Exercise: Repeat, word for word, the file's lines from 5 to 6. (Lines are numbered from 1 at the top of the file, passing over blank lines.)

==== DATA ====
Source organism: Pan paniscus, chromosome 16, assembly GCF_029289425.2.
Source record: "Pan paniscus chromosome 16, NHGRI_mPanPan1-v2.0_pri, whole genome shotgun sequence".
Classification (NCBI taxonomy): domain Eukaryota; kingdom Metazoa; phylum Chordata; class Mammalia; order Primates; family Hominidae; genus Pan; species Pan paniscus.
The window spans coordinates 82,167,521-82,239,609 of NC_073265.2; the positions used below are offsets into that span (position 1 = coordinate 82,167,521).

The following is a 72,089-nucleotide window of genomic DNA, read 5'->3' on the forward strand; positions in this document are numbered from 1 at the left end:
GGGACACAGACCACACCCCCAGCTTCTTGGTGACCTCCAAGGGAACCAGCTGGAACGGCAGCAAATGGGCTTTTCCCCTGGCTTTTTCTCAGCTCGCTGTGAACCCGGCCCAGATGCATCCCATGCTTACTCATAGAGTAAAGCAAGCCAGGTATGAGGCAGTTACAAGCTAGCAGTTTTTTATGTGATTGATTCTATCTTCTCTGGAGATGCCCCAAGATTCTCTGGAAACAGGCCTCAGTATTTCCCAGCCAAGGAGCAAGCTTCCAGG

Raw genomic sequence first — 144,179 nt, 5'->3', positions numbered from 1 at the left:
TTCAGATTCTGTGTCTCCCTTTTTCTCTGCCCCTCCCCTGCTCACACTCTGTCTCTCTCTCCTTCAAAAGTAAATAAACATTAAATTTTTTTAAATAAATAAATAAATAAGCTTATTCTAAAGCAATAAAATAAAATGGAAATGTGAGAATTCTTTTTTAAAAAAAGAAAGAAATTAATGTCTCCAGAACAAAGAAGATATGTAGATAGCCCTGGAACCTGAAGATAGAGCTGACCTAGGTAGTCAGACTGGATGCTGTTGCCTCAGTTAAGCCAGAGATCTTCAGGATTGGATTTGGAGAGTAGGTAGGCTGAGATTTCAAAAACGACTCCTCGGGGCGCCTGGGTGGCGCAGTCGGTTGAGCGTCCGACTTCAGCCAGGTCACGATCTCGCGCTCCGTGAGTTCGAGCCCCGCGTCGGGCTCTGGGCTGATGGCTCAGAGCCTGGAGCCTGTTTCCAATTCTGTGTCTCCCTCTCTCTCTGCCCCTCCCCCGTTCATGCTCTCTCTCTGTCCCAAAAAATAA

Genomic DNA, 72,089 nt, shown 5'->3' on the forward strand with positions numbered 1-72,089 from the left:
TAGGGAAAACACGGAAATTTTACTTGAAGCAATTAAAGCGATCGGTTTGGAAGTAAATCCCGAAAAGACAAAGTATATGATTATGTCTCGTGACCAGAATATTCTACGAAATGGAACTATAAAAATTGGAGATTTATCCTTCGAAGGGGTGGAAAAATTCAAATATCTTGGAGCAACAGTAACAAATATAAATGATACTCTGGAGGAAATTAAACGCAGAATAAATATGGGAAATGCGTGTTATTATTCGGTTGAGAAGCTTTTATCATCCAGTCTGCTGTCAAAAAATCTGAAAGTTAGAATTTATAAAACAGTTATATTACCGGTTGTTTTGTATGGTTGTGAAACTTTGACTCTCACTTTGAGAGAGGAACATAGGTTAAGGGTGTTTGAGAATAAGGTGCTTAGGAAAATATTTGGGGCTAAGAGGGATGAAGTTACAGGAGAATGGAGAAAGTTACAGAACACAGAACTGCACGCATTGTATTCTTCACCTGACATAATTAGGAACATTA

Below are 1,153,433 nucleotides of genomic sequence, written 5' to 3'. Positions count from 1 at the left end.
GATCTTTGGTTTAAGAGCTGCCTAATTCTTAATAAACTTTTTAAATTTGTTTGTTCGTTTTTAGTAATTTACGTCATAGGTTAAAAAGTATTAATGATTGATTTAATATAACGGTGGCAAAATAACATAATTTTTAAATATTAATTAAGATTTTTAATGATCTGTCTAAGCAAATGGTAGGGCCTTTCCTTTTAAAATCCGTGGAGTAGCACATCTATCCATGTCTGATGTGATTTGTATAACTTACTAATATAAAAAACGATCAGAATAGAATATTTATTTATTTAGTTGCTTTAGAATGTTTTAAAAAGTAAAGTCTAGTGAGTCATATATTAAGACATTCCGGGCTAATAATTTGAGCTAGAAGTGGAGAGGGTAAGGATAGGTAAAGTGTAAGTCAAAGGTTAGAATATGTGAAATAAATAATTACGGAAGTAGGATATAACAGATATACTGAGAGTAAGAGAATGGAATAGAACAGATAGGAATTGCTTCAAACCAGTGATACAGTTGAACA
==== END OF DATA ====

The following is a 72,089-nucleotide window of genomic DNA, read 5'->3' on the forward strand; positions in this document are numbered from 1 at the left end:
GGGACACAGACCACACCCCCAGCTTCTTGGTGACCTCCAAGGGAACCAGCTGGAACGGCAGCAAATGGGCTTTTCCCCTGGCTTTTTCTCAGCTCGCTGTGAACCCGGCCCAGATGCATCCCATGCTTACTCATAGAGTAAAGCAAGCCAGGTATGAGGCAGTTACAAGCTAGCAGTTTTTTATGTGATTGATTCTATCTTCTCTGGAGATGCCCCAAGATTCTCTGGAAACAGGCCTCAGTATTTCCCAGCCAAGGAGCAAGCTTCCAGG